What is the best use for batting scraps? Turn them into Frankenbatting!
Frankenbatting is a pretty awesome term that describes the technique of joining batting scraps together so that it can become useful again. We’ve talked about saving fabric and GlitterFlex scraps, even stabilizer scraps. Maybe you should also save your batting scraps, too.
Batting is expensive. Often used for ITH machine embroidery projects like mug rugs as well as a variety of quilted items, we often have perfectly usable pieces of batting left over, lying around just taking up space.
Frankenbatting can be used in ITH projects, baby quilts, table runners, wall hangings, pillows, or throws. Even bigger quilts depending on the size of your scraps.
How to Make Frankenbatting
Start by cutting batting scraps into straight pieces using a ruler and rotary cutter. You need only cut the two sides that you will be joining together. The rest will be squared up or trimmed later.
If you want to take it a step further, group similar sized scraps together. Larger pieces work best for larger projects.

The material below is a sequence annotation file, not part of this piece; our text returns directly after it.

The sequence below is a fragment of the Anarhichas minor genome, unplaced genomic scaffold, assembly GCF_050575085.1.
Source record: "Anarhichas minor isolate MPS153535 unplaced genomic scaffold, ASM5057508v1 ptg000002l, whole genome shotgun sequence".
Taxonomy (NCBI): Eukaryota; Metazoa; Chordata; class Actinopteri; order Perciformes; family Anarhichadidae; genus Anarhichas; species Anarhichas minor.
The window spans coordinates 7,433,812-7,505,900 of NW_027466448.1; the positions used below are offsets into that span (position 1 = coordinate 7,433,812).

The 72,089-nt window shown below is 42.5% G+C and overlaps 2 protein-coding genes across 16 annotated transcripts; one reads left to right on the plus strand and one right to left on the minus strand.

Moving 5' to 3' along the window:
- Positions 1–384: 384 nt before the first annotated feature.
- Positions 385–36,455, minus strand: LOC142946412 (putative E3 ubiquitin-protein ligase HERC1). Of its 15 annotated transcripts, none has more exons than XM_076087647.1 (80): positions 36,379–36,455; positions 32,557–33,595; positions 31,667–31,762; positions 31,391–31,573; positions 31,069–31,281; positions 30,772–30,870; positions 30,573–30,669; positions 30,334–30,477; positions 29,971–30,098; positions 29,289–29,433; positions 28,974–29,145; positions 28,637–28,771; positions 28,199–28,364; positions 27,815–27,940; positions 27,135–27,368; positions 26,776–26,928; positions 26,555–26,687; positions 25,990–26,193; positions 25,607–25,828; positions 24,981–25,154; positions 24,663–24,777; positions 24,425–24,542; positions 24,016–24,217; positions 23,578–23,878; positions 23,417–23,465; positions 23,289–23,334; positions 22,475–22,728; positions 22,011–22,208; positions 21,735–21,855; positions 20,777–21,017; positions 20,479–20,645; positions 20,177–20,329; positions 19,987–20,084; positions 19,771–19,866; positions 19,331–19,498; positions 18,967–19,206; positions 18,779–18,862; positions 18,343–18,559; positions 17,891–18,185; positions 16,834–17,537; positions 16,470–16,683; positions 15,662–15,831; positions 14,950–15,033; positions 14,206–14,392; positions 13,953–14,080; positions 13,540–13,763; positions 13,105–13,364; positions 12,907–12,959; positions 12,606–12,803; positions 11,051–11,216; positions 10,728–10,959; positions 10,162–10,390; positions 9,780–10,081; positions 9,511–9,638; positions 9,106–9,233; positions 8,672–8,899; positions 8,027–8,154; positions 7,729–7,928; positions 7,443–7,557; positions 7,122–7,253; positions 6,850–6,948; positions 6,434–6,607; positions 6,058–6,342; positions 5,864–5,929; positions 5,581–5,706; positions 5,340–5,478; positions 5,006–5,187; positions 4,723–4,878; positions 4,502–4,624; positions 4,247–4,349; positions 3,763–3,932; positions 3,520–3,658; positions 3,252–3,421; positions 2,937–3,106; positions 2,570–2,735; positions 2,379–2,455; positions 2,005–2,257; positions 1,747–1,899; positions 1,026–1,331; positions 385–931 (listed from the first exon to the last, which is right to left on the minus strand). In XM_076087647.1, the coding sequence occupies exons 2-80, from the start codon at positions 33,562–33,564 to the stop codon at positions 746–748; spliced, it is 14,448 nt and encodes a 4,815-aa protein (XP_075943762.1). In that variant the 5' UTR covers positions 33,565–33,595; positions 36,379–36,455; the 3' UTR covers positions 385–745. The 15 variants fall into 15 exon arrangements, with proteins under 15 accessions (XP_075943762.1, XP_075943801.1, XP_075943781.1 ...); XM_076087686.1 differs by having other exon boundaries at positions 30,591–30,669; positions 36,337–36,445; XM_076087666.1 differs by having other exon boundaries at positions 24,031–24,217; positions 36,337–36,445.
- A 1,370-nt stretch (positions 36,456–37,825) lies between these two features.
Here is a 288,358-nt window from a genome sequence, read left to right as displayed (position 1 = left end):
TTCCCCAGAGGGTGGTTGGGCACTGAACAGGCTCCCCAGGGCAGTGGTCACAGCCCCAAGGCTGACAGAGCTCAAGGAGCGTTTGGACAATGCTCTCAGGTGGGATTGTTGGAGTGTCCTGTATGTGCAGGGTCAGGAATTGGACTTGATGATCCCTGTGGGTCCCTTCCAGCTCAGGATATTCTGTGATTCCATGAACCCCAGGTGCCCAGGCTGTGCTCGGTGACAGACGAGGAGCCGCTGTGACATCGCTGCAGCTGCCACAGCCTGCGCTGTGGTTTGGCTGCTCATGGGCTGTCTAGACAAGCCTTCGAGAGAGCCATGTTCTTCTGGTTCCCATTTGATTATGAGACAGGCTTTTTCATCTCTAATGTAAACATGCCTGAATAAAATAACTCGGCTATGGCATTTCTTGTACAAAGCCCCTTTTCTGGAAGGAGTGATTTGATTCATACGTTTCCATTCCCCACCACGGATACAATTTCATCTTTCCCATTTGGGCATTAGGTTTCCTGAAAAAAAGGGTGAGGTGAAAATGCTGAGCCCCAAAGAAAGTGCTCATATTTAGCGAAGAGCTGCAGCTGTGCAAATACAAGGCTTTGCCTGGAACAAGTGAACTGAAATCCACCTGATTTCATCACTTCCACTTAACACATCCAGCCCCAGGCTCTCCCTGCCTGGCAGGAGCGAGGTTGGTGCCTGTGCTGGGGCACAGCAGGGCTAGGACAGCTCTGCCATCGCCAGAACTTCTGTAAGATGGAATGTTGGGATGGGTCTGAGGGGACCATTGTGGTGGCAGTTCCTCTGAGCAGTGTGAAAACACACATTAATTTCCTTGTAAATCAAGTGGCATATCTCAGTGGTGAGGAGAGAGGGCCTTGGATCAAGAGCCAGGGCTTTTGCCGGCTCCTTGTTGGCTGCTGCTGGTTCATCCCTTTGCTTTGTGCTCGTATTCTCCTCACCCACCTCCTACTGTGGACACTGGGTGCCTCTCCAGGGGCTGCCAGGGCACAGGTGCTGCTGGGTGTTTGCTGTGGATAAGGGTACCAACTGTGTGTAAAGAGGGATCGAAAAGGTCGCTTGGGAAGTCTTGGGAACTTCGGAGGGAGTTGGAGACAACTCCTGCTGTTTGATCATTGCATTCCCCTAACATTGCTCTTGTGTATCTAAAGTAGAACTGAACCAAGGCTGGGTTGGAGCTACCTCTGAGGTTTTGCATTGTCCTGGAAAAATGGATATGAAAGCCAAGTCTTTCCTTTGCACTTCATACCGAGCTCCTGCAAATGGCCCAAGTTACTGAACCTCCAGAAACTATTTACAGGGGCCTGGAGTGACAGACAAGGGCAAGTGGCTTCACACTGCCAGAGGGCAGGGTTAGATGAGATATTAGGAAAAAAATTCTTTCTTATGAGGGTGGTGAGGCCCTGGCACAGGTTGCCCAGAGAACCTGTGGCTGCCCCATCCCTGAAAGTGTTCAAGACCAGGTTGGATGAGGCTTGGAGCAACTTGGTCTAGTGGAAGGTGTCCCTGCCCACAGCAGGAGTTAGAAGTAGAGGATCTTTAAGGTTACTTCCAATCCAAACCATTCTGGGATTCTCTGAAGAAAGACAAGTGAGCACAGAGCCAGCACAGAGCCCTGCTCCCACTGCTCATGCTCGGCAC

Use same fiber content and label scraps accordingly. Don’t mix cotton and poly batting.
Use a pressing cloth or piece of fabric and press batting if it is extremely wrinkled.
There is a right side to batting. See Bonnie’s blog and video on how to tell the difference between the right and wrong sides here. Make sure batting pieces are right side up or back side up when joining scraps together.
Place cut edges up against each other and use a wide, long zig-zag stitch.
Stitch slowly to prevent stretching or “plowing.” Batting tends to push ahead of the presser foot. A walking foot, open toe, or edge joining foot is particularly helpful.
Use no more than four sections in one Frankenbatting piece.
What tips do you have for Frankenbatting?
Sew Inspired by Bonnie